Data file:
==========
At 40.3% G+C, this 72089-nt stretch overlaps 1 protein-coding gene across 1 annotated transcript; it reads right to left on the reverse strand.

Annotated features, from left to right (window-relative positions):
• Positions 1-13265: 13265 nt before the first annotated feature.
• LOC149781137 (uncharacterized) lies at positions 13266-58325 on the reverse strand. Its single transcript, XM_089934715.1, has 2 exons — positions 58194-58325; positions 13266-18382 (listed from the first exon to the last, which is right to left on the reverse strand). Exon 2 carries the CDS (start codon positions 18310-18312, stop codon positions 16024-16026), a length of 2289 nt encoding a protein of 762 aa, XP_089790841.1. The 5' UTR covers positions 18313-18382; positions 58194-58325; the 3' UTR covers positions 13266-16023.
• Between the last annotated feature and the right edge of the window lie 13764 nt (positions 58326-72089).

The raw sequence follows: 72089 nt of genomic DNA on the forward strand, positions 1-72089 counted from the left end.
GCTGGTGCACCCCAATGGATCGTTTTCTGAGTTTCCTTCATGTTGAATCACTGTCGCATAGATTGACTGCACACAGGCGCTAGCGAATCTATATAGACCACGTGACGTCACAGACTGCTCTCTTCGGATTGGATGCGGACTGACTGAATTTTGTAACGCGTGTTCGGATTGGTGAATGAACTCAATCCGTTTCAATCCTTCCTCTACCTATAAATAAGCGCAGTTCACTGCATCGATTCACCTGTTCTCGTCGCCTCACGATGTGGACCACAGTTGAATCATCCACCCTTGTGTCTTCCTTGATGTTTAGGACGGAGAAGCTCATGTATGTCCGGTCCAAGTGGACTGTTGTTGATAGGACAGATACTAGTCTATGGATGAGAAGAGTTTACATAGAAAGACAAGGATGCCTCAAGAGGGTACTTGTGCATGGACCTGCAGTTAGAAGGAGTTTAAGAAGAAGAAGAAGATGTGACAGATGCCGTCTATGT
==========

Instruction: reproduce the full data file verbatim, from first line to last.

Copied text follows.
At 40.3% G+C, this 72089-nt stretch overlaps 1 protein-coding gene across 1 annotated transcript; it reads right to left on the reverse strand.

Annotated features, from left to right (window-relative positions):
• Positions 1-13265: 13265 nt before the first annotated feature.
• LOC149781137 (uncharacterized) lies at positions 13266-58325 on the reverse strand. Its single transcript, XM_089934715.1, has 2 exons — positions 58194-58325; positions 13266-18382 (listed from the first exon to the last, which is right to left on the reverse strand). Exon 2 carries the CDS (start codon positions 18310-18312, stop codon positions 16024-16026), a length of 2289 nt encoding a protein of 762 aa, XP_089790841.1. The 5' UTR covers positions 18313-18382; positions 58194-58325; the 3' UTR covers positions 13266-16023.
• Between the last annotated feature and the right edge of the window lie 13764 nt (positions 58326-72089).

The raw sequence follows: 72089 nt of genomic DNA on the forward strand, positions 1-72089 counted from the left end.
GCTGGTGCACCCCAATGGATCGTTTTCTGAGTTTCCTTCATGTTGAATCACTGTCGCATAGATTGACTGCACACAGGCGCTAGCGAATCTATATAGACCACGTGACGTCACAGACTGCTCTCTTCGGATTGGATGCGGACTGACTGAATTTTGTAACGCGTGTTCGGATTGGTGAATGAACTCAATCCGTTTCAATCCTTCCTCTACCTATAAATAAGCGCAGTTCACTGCATCGATTCACCTGTTCTCGTCGCCTCACGATGTGGACCACAGTTGAATCATCCACCCTTGTGTCTTCCTTGATGTTTAGGACGGAGAAGCTCATGTATGTCCGGTCCAAGTGGACTGTTGTTGATAGGACAGATACTAGTCTATGGATGAGAAGAGTTTACATAGAAAGACAAGGATGCCTCAAGAGGGTACTTGTGCATGGACCTGCAGTTAGAAGGAGTTTAAGAAGAAGAAGAAGATGTGACAGATGCCGTCTATGT